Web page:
Wine, Crepes, and Language; Oh My!
France. We arrived here four weeks ago; it was the last major country on the itinerary, and purportedly my Piece de Resistance. We arrived in Nice, haggard from our travels across eastern Europe at a pace that would have done General Patton's Third Army proud. And we had yet to reach our true objective: Sancerre. As I have mentioned before, we were tired, ill-prepared, and a little lack-luster in our tourism skills in Nice. We plodded along to the next city, Aix-en-Provence. While there, Jenni finally exclaimed that I seemed to be no more engaged with exploring France than with any other country. What was going on? She thought I loved France. Where was Jim the Francophile? She had cried to have her feet on Terra Italia--where my tears of joy? The only sniffle I'd produced was because of the poor weather; I was still consuming cappucino and gelato like an Italian.
I had to admit, she was right. It was simply tourism in a place where I had a better grip on the language. I felt a need to defend myself. Sure, I had studied the language, but that was 20 years ago. I had only been to France one time before, for two weeks, and pretty much as a tourist who had come to Paris and Normandy to see the big sites. She had been to Italy multiple times, had been shown the culture by locals, and had even enjoyed Italian culture imported to U.S. in the form of wine and the people who make it. Many of her friends are into Italy, as well. She knew when to have a cappucino and when not to. In France, I hadn't a clue about customs and traditions. In the U.S., I had lived in a French vacuum. My French language skills were as dull as a Dollar Store knife. We moved on to Lyon, and I still remained blase. People told me my French was pretty good, but when they switched to English, I figured it was because they couldn't stand to hear me mangle thier native tongue. (As it turns out, they think it is a great opportunity to practice thier second language.)
Finally, we arrived in Sancerre. My classes started, and I began to recall my French by the bucket-load. I relearned the rules of gammar, enabling me to remember why a certain phrase was correct and build from there. I recovered and learned French idioms that defy translation. I was able to have my questions answered by people who were there to help me get it right. And I was able to ask questions not just about the language, but about the French. My interest in France had been a seed, dormant for 20 years. I had finally returned to French soil, planted it, and watered it with scores of gaffs, blunders, misunderstandings, compliments, cafe and wine. My Francophilia flowered.
I haved learned not only the language, but social etiquette as well. There is no such thing as breakfast; the French wait until lunch and then take two hours to eat. In the French language, breakfast is the petit dejeuner--little lunch--and that is exacly how they treat it: a morning snack so you can make it until lunch. There is no place to eat a sit-down brekkie, and there are no stores open between noon and 2 pm; the French are at lunch, and you should be, too. Dinner is at 19:30 (that's 7:30 pm to you and me); don't bother arriving before then because they will not be ready for you. Cafe au lait is for drinking at home; if you are out you should order a creme cafe, or better yet, an espresso. Red wine is for cheese; sweet wine doesn't work. (OK, so nobody's perfect.) You can order a coffee with dessert, but the coffee will never arrive until after you have finished your dessert, because that is the way it is done. And if there is a holiday, most everything is truly closed, so plan accordingly.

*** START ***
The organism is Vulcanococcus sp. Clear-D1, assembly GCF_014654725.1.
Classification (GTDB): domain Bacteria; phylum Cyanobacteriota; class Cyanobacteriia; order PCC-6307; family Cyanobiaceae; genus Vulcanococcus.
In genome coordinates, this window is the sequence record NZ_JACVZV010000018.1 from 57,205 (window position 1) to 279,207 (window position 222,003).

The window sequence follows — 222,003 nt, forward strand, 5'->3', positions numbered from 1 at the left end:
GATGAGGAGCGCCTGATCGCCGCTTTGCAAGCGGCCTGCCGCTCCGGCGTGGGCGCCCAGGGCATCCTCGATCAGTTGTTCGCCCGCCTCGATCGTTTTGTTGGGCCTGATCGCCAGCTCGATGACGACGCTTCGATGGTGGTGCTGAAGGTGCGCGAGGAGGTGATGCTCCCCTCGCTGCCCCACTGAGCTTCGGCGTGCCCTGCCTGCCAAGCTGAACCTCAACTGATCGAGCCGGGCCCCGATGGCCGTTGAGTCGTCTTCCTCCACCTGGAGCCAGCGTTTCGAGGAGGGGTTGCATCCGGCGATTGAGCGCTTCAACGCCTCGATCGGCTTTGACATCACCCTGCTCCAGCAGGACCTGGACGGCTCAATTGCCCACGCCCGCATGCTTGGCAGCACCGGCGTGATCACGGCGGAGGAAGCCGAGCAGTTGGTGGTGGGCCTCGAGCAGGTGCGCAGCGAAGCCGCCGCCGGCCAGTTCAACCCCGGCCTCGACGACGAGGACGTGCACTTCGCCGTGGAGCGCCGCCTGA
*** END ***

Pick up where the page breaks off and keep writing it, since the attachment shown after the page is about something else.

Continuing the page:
Now that it is time to go, I wish I could stay. Three weeks in Sancerre have allowed us both to take a well needed rest, and yet remain immersed in French culture. I spoke the language daily, both with the help of my teachers, and will many friendly, impromptu corrections from the villagers of Sancerre. Coeur de France has been an excellent experience, and one I intend to repeat. Without a car, there was little chance to seek the Loire Valley in its entirety. But for the two weekends we had here, we were able to visit Bourges and Chavignol, see a gypsy jazz guitar concert with my professer in Saint-Satur, teach two yoga classes "en francais," and get a taste of Brittany via a local fair (Celtic France--a new "must go" destination for me). And speaking of tastes, let's not forget the wine and the cheese!
In the end, what is most important to me is to not lose all of the ground I have gained. I want to speak French at home, and to that end I intend to join Alliance Francaise in Chicago. I have made friends with people all over the world while at school here, and with any luck, not only can I keep in touch, I can do it in French. Coeur de France will also be offering classes via Skype soon, so I have a chance to learn more as well as keep in touch with the fabulous teachers I have had the pleasure of meeting here (special thanks to Marianne and Gwendoline, plus Laurie and Anne-Cecile!). Plus, there are so many reasons to come back to France: Brittany, Langdoc, Champagne, and further explorations of both Provence and the Loire Valley. I might not cry the next time I am in France, but I will certainly not lack for enthusiam.
As General MacArthur would say, "Je reviendrai!"